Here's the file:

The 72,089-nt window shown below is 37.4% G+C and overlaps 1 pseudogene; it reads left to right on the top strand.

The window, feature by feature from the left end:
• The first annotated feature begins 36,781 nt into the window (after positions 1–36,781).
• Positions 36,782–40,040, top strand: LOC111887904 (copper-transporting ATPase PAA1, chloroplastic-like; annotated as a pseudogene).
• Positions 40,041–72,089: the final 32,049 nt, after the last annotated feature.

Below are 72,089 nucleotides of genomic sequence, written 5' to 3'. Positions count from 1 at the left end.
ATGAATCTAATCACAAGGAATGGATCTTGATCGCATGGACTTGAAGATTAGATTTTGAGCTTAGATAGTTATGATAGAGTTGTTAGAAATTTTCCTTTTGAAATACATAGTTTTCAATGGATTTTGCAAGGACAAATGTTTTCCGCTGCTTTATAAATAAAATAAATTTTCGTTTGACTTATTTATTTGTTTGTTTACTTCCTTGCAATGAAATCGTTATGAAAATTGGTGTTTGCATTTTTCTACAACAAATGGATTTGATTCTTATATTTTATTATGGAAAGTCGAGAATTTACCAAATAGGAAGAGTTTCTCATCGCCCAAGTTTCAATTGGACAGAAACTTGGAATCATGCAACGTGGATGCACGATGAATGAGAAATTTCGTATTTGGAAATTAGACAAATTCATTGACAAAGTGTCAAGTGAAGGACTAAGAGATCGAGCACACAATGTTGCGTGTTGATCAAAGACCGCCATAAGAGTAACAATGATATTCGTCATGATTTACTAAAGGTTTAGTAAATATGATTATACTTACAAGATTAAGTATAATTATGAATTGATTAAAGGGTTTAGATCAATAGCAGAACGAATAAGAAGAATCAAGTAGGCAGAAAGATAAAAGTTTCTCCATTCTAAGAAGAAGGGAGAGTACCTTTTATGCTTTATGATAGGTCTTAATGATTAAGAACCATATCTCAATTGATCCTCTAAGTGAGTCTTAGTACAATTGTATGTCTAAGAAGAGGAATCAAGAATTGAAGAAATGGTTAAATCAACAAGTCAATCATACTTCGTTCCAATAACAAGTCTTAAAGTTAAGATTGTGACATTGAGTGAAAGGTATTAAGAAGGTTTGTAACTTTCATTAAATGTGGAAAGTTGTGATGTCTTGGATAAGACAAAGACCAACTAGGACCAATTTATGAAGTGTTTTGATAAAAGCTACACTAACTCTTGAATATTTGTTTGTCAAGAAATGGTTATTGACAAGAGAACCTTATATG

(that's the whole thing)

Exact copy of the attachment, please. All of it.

The 72,089-nt window shown below is 37.4% G+C and overlaps 1 pseudogene; it reads left to right on the top strand.

The window, feature by feature from the left end:
• The first annotated feature begins 36,781 nt into the window (after positions 1–36,781).
• Positions 36,782–40,040, top strand: LOC111887904 (copper-transporting ATPase PAA1, chloroplastic-like; annotated as a pseudogene).
• Positions 40,041–72,089: the final 32,049 nt, after the last annotated feature.

Below are 72,089 nucleotides of genomic sequence, written 5' to 3'. Positions count from 1 at the left end.
ATGAATCTAATCACAAGGAATGGATCTTGATCGCATGGACTTGAAGATTAGATTTTGAGCTTAGATAGTTATGATAGAGTTGTTAGAAATTTTCCTTTTGAAATACATAGTTTTCAATGGATTTTGCAAGGACAAATGTTTTCCGCTGCTTTATAAATAAAATAAATTTTCGTTTGACTTATTTATTTGTTTGTTTACTTCCTTGCAATGAAATCGTTATGAAAATTGGTGTTTGCATTTTTCTACAACAAATGGATTTGATTCTTATATTTTATTATGGAAAGTCGAGAATTTACCAAATAGGAAGAGTTTCTCATCGCCCAAGTTTCAATTGGACAGAAACTTGGAATCATGCAACGTGGATGCACGATGAATGAGAAATTTCGTATTTGGAAATTAGACAAATTCATTGACAAAGTGTCAAGTGAAGGACTAAGAGATCGAGCACACAATGTTGCGTGTTGATCAAAGACCGCCATAAGAGTAACAATGATATTCGTCATGATTTACTAAAGGTTTAGTAAATATGATTATACTTACAAGATTAAGTATAATTATGAATTGATTAAAGGGTTTAGATCAATAGCAGAACGAATAAGAAGAATCAAGTAGGCAGAAAGATAAAAGTTTCTCCATTCTAAGAAGAAGGGAGAGTACCTTTTATGCTTTATGATAGGTCTTAATGATTAAGAACCATATCTCAATTGATCCTCTAAGTGAGTCTTAGTACAATTGTATGTCTAAGAAGAGGAATCAAGAATTGAAGAAATGGTTAAATCAACAAGTCAATCATACTTCGTTCCAATAACAAGTCTTAAAGTTAAGATTGTGACATTGAGTGAAAGGTATTAAGAAGGTTTGTAACTTTCATTAAATGTGGAAAGTTGTGATGTCTTGGATAAGACAAAGACCAACTAGGACCAATTTATGAAGTGTTTTGATAAAAGCTACACTAACTCTTGAATATTTGTTTGTCAAGAAATGGTTATTGACAAGAGAACCTTATATG